A U.S. coin: Paul Milewski – “As for US coins, the half dime, minted under authority of the Coinage Act of 1792 until that authority was withdrawn by the Coinage Act of 1873, is one that has a relatively obscure but interesting history.”  [[I’ve always had an affinity for three cent pieces, two-pennies, and half-pennies.]]  Kevin Wilson – “I always try to have 3 or 4 $1 coins in my pocket. I don’t have these stats right but they are fair, a $1 bill costs like $0.01 to make but has a life of <18 months. A $1 coin costs $0.07 or $0.08 but lasts years and years. If we’d discontinue the $1 bill (and $2 bill, although many fewer of those) and introduce only $1 and $2 coins, we’d be much better off in the long run.”


A color you see on a traffic light: Paul Milewski – “When it comes to traffic light colors, one can argue that some people have one degree or another of colorblindness, so the "you see" might mean "some can see" as opposed to what I or some other specific individual sees, and I've read about a very rare hereditary trait rendering some people only able to see in black and white (or some shade of gray). Then there are the blind, who see no traffic light at all. But I have a bad habit of overthinking things, so I'll proceed on the assumption that the best way to proceed is to construe the category as being "what you see if you are able to distinguish between red, yellow, and blue."  [[Of course, if you’re limiting yourself to answers that truly are “correct” there are still no limit to the answers you can give, as “color you see on a traffic light” might include the crosswalk notifications below some of them, the metal housing of the traffic light, graffiti, stickers, notices taped to the pole, and anything else.  Or you can limit yourself to the tried and true three of Red, Yellow, and Green – or Red, Amber, and Green in the UK.  Which reminds me of this little ditty from Monty Python’s “Contractual Obligation Album”: ]]  Andy Lischett – “This may be the only point I get.”  Andy York – “When it is burned out.”  [[True.  Although, of course, it doesn’t need to be, but I’m like you, I try to use an answer that fits just to make the game more fun.]]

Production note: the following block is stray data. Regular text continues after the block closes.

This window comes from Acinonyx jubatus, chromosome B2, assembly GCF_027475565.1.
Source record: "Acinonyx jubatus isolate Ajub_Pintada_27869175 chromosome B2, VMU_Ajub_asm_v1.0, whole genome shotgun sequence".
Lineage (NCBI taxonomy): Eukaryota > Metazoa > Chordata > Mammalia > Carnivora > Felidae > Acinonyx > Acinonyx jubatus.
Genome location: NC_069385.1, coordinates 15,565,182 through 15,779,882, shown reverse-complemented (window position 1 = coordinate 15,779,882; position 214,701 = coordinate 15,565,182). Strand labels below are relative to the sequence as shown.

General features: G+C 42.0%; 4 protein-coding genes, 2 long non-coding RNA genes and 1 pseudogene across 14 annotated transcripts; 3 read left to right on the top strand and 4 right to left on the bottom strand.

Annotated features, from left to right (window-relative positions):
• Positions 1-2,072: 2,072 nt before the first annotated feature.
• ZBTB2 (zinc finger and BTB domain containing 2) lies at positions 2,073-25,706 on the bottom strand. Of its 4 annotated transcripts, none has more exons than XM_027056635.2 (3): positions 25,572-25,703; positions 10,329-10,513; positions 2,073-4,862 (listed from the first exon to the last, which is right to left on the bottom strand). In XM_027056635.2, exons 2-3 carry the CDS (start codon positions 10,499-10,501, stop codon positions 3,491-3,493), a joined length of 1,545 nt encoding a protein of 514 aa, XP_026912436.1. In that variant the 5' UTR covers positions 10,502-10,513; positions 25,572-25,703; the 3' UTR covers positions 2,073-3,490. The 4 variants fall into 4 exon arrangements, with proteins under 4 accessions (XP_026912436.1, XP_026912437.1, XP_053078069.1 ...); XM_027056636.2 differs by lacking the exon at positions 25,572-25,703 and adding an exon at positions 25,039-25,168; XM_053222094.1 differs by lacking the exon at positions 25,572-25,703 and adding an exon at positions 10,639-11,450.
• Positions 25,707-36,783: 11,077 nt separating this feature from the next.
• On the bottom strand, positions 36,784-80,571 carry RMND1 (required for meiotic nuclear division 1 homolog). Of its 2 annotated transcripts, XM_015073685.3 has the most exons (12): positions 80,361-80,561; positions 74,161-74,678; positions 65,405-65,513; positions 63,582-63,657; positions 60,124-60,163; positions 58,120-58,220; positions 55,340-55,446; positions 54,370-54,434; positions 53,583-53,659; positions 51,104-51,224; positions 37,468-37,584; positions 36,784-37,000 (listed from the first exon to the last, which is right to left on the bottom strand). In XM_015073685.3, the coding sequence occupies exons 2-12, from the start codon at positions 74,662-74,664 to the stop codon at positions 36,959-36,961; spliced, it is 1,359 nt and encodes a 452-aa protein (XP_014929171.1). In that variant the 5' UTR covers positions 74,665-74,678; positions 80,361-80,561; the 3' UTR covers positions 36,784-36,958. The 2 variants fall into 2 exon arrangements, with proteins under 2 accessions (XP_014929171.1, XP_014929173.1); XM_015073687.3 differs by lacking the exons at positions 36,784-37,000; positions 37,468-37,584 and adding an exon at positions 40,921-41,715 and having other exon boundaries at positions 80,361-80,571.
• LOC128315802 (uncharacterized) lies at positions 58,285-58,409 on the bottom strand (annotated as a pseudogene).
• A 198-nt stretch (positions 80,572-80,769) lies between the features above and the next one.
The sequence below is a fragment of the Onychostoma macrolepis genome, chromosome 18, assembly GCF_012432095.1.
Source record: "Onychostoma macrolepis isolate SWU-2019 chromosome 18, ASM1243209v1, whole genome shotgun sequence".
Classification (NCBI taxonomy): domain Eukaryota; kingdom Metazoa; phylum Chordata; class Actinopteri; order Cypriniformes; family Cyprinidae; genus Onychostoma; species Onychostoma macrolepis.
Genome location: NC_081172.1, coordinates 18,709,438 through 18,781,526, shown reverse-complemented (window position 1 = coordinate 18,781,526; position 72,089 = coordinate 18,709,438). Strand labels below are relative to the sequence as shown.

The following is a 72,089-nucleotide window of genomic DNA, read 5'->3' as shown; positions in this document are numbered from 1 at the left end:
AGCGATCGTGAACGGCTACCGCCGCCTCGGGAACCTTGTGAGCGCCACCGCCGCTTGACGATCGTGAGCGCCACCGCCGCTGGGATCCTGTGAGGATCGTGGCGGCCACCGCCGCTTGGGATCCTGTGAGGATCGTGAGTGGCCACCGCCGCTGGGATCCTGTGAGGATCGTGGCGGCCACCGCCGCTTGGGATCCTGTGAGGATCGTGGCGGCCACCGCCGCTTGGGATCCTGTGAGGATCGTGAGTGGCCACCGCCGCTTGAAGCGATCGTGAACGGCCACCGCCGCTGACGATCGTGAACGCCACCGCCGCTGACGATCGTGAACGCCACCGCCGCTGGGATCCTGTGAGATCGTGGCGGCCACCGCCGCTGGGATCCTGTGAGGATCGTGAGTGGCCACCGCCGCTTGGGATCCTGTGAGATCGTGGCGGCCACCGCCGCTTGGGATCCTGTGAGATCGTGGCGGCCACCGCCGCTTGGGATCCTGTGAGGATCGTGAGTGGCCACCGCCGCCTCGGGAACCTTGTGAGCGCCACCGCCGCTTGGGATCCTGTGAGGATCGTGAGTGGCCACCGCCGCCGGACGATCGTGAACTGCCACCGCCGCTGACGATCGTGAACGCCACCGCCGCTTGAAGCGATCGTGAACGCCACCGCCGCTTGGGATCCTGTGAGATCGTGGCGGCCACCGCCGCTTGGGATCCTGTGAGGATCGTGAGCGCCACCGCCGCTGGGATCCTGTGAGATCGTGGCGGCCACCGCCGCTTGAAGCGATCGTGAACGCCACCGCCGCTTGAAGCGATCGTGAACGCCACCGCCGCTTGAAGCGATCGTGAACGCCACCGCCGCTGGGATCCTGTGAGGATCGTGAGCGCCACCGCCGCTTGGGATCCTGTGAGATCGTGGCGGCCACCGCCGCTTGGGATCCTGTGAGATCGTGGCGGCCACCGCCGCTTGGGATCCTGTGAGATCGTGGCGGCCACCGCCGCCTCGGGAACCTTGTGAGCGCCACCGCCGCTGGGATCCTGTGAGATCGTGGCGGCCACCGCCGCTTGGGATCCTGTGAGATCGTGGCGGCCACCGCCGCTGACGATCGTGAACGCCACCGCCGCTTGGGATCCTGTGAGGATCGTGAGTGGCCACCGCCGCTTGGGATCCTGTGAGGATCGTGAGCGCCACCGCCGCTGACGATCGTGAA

A Ewan McGregor movie: Brad Wilson – “Who?  I don't watch many movies.”  Andy York – “A Million Ways to Die in the West (besides the Star Wars ones, and Moulin Rouge, are the ones that I've seen).”  [[I’m surprised how many of his I have seen and enjoyed.  The ones I at least liked include Shallow Grave, Trainspotting, Moulin Rouge, Big Fish, Rogue Trader..and a number of others.]]


General Comments: Mark Firth – “Expected top answers: Pac-Man; window; nickel; red; Trainspotting.”


Turn 9 Categories – Remember to Specify a Joker Category


1. Something a landscaper uses.

2. A type of makeup (not a brand name).

3. A button on a calculator.

4. Something you flip.

5. A Dustin Hoffman movie.


Deadline for Turn 9 is July 9th at 7am My Time

Deadline for the next issue of Eternal Sunshine is: Saturday July 9, 2022 at 7am My Time (U.S. central time) – some games and subzines earlier